Find a number $N$ with five digits, all different and none zero, which equals the sum of all distinct three digit numbers whose digits are all different and are all digits of $N$.

What could be done here? I have no idea where to begin. Please help.

  • $\begingroup$ Just as a quick bound, note that there are $5(4)(3)=60$ 3-digit numbers that can be created out of 5 nonzero digits. The maximum of this type of 3-digit number is $987$, and $60*987=59220$, so $N<59220$. $\endgroup$ – Peter Woolfitt May 22 '14 at 10:28
  • $\begingroup$ The answer is given in my exercise book(although no hint or method is suggested for getting the answer). The answer is wayyy below $59220$. $\endgroup$ – Rahul Mehta May 22 '14 at 10:40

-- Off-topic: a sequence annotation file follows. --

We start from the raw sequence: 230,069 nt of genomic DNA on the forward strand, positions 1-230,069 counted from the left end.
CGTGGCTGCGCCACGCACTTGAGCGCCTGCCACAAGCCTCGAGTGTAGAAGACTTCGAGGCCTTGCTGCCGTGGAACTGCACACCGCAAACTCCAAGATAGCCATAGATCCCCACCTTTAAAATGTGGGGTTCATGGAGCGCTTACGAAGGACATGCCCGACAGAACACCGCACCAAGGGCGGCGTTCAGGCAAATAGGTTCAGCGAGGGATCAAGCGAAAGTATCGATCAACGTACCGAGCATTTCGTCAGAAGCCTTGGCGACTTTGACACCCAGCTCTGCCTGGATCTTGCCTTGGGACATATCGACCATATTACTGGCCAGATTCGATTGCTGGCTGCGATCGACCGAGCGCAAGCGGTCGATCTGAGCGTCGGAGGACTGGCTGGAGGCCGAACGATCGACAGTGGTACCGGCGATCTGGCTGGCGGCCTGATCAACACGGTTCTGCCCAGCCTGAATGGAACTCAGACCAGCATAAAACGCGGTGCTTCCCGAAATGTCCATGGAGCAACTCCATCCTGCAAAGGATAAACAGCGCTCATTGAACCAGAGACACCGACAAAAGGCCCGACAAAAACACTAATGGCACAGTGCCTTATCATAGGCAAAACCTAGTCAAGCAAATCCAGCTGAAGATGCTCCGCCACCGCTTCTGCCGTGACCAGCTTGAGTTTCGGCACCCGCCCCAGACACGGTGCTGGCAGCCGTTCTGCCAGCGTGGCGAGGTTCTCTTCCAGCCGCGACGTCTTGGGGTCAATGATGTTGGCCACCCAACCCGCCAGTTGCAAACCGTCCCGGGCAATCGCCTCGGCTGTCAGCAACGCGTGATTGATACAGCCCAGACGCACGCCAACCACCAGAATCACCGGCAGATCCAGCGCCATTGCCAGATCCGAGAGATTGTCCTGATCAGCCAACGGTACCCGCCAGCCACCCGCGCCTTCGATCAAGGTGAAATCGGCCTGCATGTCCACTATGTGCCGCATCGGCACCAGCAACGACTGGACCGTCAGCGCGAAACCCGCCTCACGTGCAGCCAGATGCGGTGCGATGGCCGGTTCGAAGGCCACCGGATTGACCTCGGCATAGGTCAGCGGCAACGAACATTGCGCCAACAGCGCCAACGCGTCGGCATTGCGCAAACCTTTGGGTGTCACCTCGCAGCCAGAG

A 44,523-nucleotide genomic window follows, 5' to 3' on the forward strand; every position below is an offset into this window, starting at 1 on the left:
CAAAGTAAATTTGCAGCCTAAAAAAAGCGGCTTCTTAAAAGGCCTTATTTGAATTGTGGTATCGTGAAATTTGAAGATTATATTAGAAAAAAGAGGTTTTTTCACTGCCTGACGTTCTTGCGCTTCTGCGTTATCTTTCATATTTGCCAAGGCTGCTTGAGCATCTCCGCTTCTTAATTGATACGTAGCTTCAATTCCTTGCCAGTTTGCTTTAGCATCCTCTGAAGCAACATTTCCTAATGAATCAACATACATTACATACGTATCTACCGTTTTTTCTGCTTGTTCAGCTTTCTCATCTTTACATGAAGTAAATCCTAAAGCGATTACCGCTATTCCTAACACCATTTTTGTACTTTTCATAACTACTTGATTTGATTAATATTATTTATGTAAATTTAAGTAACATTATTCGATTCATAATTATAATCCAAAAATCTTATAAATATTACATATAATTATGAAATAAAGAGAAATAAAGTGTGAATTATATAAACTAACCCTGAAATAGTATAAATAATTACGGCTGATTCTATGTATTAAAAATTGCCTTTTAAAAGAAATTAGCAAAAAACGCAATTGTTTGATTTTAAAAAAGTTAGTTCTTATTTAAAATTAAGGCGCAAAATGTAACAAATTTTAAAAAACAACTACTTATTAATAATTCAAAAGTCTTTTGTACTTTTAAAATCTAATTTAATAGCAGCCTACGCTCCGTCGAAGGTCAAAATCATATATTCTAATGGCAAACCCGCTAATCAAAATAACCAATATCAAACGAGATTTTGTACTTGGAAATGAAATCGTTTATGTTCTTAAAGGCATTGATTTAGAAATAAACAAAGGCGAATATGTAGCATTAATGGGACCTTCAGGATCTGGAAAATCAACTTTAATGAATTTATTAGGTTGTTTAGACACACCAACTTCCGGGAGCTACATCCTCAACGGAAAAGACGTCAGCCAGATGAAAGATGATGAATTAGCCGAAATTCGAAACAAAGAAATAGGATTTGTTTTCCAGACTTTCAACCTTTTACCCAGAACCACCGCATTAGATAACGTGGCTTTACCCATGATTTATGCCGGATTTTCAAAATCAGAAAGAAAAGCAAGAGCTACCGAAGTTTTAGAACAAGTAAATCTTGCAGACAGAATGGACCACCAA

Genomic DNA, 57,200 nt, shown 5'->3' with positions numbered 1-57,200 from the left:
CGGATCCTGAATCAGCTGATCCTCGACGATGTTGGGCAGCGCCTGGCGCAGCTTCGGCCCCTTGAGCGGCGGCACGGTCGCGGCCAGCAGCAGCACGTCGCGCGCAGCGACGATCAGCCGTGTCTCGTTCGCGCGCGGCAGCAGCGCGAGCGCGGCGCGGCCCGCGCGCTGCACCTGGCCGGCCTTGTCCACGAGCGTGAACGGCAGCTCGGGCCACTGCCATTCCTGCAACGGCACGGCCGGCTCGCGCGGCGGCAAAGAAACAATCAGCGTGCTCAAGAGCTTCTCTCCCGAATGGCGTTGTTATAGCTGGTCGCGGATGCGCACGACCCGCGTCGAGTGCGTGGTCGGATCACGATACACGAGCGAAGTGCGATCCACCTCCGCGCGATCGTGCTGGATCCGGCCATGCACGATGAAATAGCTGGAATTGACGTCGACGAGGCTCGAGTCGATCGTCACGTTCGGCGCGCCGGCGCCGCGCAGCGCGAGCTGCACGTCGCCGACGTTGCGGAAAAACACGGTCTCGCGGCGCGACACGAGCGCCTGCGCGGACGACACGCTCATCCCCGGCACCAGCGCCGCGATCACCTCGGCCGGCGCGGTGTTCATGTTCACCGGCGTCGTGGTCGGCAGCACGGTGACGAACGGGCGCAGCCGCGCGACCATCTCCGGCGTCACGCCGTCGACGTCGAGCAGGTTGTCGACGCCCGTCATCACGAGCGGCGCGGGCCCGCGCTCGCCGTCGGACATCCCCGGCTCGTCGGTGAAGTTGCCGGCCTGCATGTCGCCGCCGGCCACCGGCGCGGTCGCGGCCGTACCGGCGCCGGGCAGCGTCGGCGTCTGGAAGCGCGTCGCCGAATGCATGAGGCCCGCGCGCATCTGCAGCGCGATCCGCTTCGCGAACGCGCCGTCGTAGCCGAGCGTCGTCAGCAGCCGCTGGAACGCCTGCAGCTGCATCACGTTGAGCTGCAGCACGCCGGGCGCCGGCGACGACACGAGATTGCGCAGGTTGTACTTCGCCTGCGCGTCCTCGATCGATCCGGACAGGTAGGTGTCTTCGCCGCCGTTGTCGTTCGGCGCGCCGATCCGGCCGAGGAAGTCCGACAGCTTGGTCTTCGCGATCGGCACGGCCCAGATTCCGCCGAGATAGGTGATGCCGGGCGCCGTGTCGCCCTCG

• $\begingroup$ Yeah, the bound is not very good $\endgroup$ – Peter Woolfitt May 22 '14 at 10:41

Notice that each digit appears exactly $12$ times on each possible position: hundreds, tens, and units. So the sum of all these numbers is $12\cdot111\cdot(a+b+c+d+e)=1332~S$, where $15\le S\le35$. But $1332$ is divisible through $9$, so the number itself is a multiple of $9$, meaning that $9$ must divide S as well. So S is either $18$ or $27$, in which case our number is either $23~976$ or $35~964$. In both cases, $S=27$, so $35~964=1332\cdot27$ is the only possible solution.

  • $\begingroup$ Nice solution ! I got as far as $1332S$ and then did a search but this is much more elegant. $\endgroup$ – gandalf61 Feb 14 at 16:56

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